Boxing 2022: New world champion Jai Opetaia reveals death of his grandmother inspired him to fight on with a broken jaw

Jai Opetaia fighting with a broken jaw to win a world title will always go down as one of Australian sport’s iconic moments. Now the boxer reveals for the first time his real pain during fight week.

Jai Opetaia has spoken for the first time about his broken-jaw heroics and revealed a more gut-wrenching pain — his dead grandmother being buried just four days before his epic world-title victory.

It’s been two weeks since the Sydney-born Opetaia became Australia’s newest world champion, somehow defying the pain of a broken jaw in two places to pull off a stunning upset of Latvian cruiserweight king Mairis Briedis in a Gold Coast slugfest.

In the process, Opetaia strode into Australian sporting folklore, emulating South Sydney rugby league legend John Sattler, who played 77 minutes of the 1970 grand final against Manly with a broken jaw.

Only now, some 14 days after having his shattered jaw wired, can Opetaia properly use his mouth to articulate the agony he endured to conquer the world and achieve a childhood dream.

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Australia’s newest world champion Jai Opetaia recovers in hospital from a broken jaw.
Australia’s newest world champion Jai Opetaia recovers in hospital from a broken jaw.

Such was his desire not to fail against Briedis, Opetaia says he refused to tell his corner about a large cracking sound he heard early in the contest, fearing his trainer — or the referee — would stop the fight.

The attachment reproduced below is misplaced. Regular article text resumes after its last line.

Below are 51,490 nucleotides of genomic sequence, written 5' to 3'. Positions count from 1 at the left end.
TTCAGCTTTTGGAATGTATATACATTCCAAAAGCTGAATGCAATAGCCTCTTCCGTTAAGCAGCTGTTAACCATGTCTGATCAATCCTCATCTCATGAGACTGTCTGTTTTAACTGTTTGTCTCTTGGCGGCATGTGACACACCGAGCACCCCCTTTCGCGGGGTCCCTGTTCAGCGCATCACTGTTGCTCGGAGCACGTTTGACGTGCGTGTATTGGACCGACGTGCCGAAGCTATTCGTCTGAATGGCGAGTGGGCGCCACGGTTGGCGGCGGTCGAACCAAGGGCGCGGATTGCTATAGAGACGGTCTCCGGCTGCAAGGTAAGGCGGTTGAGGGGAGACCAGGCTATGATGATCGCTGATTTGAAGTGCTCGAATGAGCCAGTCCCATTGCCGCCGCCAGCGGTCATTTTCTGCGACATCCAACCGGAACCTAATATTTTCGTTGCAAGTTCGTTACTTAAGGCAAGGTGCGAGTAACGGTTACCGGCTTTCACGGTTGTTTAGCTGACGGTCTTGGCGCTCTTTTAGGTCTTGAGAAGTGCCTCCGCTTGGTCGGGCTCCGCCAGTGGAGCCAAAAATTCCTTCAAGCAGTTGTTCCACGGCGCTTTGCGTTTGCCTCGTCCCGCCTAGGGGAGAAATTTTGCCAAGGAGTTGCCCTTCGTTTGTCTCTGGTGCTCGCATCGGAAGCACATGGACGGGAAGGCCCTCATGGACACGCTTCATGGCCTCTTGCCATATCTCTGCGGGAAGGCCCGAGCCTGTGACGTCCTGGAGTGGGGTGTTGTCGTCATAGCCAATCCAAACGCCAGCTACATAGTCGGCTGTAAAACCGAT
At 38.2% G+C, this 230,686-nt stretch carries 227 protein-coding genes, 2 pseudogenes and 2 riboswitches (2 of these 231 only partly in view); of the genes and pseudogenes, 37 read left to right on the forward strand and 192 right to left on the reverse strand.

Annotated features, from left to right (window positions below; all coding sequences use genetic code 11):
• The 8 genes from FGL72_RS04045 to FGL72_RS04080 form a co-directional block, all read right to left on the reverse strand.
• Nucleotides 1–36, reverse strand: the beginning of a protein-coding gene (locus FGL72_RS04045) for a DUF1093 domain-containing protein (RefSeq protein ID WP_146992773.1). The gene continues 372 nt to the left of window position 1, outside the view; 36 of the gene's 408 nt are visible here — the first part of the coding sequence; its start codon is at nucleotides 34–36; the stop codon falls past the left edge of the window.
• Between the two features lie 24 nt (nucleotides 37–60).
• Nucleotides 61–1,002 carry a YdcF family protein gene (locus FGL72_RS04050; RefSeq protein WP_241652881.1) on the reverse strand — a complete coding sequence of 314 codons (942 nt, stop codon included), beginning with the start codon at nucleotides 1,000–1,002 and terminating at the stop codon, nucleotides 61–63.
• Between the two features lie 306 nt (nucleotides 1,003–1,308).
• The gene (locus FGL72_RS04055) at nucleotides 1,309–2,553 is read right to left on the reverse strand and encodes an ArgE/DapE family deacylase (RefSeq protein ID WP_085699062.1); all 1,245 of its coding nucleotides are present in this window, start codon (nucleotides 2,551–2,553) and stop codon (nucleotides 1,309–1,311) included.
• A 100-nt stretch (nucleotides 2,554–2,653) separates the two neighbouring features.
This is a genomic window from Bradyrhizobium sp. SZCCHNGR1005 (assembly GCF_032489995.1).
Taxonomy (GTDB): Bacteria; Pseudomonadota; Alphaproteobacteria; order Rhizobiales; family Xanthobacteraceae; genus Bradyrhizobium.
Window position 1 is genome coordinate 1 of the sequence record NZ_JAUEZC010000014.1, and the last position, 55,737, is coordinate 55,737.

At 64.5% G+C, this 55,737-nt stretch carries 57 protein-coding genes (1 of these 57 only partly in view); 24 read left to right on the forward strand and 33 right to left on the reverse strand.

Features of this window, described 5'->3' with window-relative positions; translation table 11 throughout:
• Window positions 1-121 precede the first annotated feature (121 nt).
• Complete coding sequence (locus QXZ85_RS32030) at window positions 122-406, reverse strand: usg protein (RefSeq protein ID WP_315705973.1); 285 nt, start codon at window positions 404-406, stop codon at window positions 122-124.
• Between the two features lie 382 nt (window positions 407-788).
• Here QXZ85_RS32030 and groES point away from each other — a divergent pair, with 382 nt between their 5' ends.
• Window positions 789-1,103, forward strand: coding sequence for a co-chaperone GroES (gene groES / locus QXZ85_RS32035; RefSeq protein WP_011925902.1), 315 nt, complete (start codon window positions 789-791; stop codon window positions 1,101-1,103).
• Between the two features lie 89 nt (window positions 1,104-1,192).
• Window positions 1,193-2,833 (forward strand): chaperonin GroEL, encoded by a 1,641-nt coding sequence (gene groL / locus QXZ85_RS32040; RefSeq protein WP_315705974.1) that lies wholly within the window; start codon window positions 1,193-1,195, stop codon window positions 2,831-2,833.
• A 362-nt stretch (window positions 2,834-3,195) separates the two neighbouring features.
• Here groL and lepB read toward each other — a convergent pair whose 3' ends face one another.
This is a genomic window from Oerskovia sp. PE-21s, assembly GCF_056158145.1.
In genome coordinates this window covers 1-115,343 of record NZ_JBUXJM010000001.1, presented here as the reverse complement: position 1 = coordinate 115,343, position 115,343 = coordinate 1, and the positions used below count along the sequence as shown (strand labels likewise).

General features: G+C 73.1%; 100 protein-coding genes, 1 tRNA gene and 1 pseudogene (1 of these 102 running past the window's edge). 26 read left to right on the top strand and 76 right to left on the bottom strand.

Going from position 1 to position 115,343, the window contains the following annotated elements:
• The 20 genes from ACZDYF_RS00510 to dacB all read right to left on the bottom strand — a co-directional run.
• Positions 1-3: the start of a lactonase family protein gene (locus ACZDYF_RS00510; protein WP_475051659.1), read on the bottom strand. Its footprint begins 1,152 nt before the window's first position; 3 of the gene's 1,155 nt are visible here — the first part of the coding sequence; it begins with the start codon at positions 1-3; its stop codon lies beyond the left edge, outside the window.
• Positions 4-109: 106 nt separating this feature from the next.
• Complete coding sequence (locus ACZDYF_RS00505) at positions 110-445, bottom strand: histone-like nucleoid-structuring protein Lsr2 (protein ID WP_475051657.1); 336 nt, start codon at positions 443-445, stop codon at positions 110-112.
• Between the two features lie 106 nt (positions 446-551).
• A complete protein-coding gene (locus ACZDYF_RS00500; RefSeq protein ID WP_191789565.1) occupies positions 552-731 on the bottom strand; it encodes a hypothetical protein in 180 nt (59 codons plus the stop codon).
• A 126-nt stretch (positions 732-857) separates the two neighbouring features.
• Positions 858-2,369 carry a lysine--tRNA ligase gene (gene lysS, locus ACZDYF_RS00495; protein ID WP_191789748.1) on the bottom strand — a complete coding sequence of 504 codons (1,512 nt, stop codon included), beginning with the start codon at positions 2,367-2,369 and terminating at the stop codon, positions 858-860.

“To hear the words, ‘New world champion’, it’s changed my life,” said Opetaia, who fought 10 rounds with a broken jaw and somehow held on to win a 12-round war with a unanimous points verdict over Briedis.

“I knew after two rounds it was broken. I didn’t want to say anything because it was in the back of my mind that they might stop the fight.

“The referee knew in the later rounds it was broken but I try not to even think about it now because it makes me sick to think the fight could have stopped beyond my control.

Opetaia celebrates his win for the IBF cruiserweight title on the Gold Coast.
Opetaia celebrates his win for the IBF cruiserweight title on the Gold Coast.

“During the fight, I wasn’t in heaps of pain because of the adrenaline, but my mouth was a mess.

“I just felt like I had heaps of small rocks in my mouth and whenever my jaw would move from side to side from a punch, it felt like these rocks would hit together.

“It was a weird feeling.

“My jaw was just hanging down, it wasn’t connected to my skull at all so I couldn’t really lift it up. I couldn’t even bite down on my mouthguard, but I just knew I had to finish because I was winning the fight.”

The 27-year-old vividly recalls the moment his jaw was first shattered — and then busted again in the championship rounds.

“In the second round, he got me with a good uppercut and I felt the left side of my jaw crack straight away,” Opetaia said.

“It was in round 10 when I broke it a second time. My mouth was all over the place.

X-ray image of Jai Opetaia’s face shows two cracks to either side of his jawline.